The Brain-Derived Neurotrophic Factor (BDNF) gene plays an important role in the brain. It stimulates the growth of new brain cells, supports learning, memory and is also important for a healthy aging of the brain. Under stress, the levels of BDNF decrease. When you get into the deeper phase of sleep, BDNF is released in your body and levels increase. Good quality sleep ensures enough BDNF is released and this will help improve cognitive function and performance.
The BDNF Gene And Sleep Deprivation
Sleep deprivation not only affects your ability to memorize and master new dance techniques and routines, but when you are sleep-deprived it becomes difficult for the cells in your brain to communicate effectively, making it hard to think and concentrate the next day. This will potentially have an effect on your performance.
Sleep deprivation can refer to completely missing a night’s sleep or chronically having shorter and/or more fragmented sleep. Each person copes with sleep deprivation differently, depending on several factors, like age, gender and also genetics. Sleep deprivation can also affect your immunity, your weight management and other aspects of your health.
The Brain-derived neurotrophic factor (BDNF) gene plays an important role in the brain. It stimulates the growth of new brain cells, supports learning, memory and is also important for a healthy aging of the brain. Under stress, the levels of BDNF decrease. When you get into the deeper phase of sleep, BDNF is released in your body and levels increase. Good quality sleep ensures enough BDNF is released and this will help improve cognitive function and performance.
Movement In Sleep
The MEIS Gene And Movement In Sleep
While it’s normal for your legs or arms to move to a certain extent when you’re asleep in the first half of the night, some people can experience excessive movement while they sleep. These are repetitive movements characterized by twitching, flexing, and jerking of the legs and arms. It’s sometimes referred to as Periodic Leg Movement during Sleep (PLMS). The movements typically occur every 20 to 40 seconds and may last for minutes or hours throughout the night. People with PLMS don’t know their limbs are moving and are unable to control or stop the movements. They often wake up tired and irritable. The cause is still unknown but often this phenomenon is observed together with other sleep disorders.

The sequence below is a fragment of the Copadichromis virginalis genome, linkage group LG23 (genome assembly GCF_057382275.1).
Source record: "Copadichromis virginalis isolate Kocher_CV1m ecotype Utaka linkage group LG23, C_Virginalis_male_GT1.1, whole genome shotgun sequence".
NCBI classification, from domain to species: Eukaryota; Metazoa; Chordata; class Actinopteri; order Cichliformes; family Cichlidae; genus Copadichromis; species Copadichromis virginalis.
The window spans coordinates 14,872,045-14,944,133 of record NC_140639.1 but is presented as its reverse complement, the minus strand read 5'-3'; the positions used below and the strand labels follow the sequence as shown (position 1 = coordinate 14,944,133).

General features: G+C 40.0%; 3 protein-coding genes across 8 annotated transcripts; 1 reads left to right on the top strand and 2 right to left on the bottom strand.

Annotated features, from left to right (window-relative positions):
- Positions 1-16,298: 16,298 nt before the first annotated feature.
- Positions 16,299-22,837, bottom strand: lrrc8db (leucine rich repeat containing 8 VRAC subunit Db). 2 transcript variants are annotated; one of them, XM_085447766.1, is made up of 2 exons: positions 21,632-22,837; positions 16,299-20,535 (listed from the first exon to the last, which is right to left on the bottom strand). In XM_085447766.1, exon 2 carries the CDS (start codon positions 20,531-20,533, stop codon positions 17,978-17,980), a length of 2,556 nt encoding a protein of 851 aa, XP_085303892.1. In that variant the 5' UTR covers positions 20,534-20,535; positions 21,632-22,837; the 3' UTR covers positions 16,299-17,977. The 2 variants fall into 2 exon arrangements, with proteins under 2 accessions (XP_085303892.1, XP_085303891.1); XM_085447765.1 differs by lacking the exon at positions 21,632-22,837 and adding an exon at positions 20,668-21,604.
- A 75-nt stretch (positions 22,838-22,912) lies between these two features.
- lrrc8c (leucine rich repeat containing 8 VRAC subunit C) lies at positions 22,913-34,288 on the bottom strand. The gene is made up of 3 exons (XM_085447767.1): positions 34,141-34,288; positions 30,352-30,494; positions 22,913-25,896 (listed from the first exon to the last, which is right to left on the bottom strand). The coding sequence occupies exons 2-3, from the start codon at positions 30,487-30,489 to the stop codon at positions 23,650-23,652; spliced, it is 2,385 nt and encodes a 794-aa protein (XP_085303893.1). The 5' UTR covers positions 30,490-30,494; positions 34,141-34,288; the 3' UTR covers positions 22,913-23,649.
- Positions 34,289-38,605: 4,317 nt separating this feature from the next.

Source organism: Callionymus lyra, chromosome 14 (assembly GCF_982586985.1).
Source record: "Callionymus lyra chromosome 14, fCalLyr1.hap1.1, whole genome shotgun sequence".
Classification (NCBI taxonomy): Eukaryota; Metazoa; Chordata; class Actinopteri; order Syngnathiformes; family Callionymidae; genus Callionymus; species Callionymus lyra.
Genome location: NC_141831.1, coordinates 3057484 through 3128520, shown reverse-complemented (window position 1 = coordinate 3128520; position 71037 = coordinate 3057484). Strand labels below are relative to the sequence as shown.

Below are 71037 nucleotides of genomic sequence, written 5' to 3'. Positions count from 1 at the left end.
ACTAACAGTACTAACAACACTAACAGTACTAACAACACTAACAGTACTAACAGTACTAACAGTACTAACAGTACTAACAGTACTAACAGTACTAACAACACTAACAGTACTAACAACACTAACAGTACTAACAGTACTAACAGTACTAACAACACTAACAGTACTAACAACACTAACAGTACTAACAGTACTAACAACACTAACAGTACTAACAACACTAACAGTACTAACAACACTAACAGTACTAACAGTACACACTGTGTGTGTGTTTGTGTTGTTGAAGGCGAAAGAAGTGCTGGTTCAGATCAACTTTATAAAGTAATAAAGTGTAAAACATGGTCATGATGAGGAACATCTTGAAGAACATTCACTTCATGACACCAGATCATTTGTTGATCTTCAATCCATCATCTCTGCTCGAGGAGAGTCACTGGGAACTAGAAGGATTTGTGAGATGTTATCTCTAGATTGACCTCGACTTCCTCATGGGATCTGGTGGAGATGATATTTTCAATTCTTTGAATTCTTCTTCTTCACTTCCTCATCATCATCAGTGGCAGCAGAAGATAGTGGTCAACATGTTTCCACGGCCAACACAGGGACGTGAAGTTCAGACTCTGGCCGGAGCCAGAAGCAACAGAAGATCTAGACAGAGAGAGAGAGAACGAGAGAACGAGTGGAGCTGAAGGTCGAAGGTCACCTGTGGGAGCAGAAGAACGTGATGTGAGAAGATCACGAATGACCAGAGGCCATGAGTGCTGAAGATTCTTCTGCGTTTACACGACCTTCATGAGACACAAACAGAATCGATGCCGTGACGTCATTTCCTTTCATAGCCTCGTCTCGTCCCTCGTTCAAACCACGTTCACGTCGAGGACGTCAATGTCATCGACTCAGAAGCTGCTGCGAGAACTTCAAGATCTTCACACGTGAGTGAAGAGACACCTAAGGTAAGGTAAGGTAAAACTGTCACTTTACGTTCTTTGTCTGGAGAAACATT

The MEIS gene plays a very important role in the development of the embryo. This gene has also been shown to influence sleep traits such as insomnia and PLMS. The SNP we analyze has a strong correlation in particular with PLMS, suggesting that people who carry the genetic variation may be at higher risk of this type of sleep disturbance.
Sleep and Weight Management
The CLOCK Gene And Weight Management
For a long time now research has shown sleep and weight are linked. You may have heard that staying up late, sleeping in every day and eating after 8:00 pm leads to weight gain as well as eating close to bed time; or that the less people sleep, the more they are likely to put on weight. This is more true for some individuals than others as it depends on several factors, including genetics. One of the genes that influence the relationship between sleep habits and weight gain is CLOCK.
The protein encoded by the CLOCK gene plays a central role in the regulation of circadian rhythms. The circadian clock is an internal timer that can assist in pacing our daily routine. It is thought that the Clock protein can also significantly affect longevity. When this gene doesn’t function properly, the internal body timer is disrupted.
Sleep and Healthy Blood Sugar Levels
The MTNR1B Gene And Healthy Blood Sugar
Dancers need stable blood sugar (glucose) levels for a steady supply of energy while dancing. While numerous studies have suggested that eating healthy foods can help people limit the risk of glucose intolerance – a characteristic of diabetes recent evidence has accumulated about the importance to control not just what and how much you eat, but also when you eat your daily meals. Timing of dinner and breakfast is particularly important and is often linked to sleep habits. Going to sleep late and/or getting up early is influences when you have the last and first meal of the day. Whether this timing has a strong influence on your sugar levels depends on several factors, including genetics.
This gene produces the melatonin receptor 1B, which as the name suggests, plays a crucial role in the action of melatonin in the body. Melatonin is a hormone that regulates the sleep–wake cycle and a key player in the synchrony of our biological clock.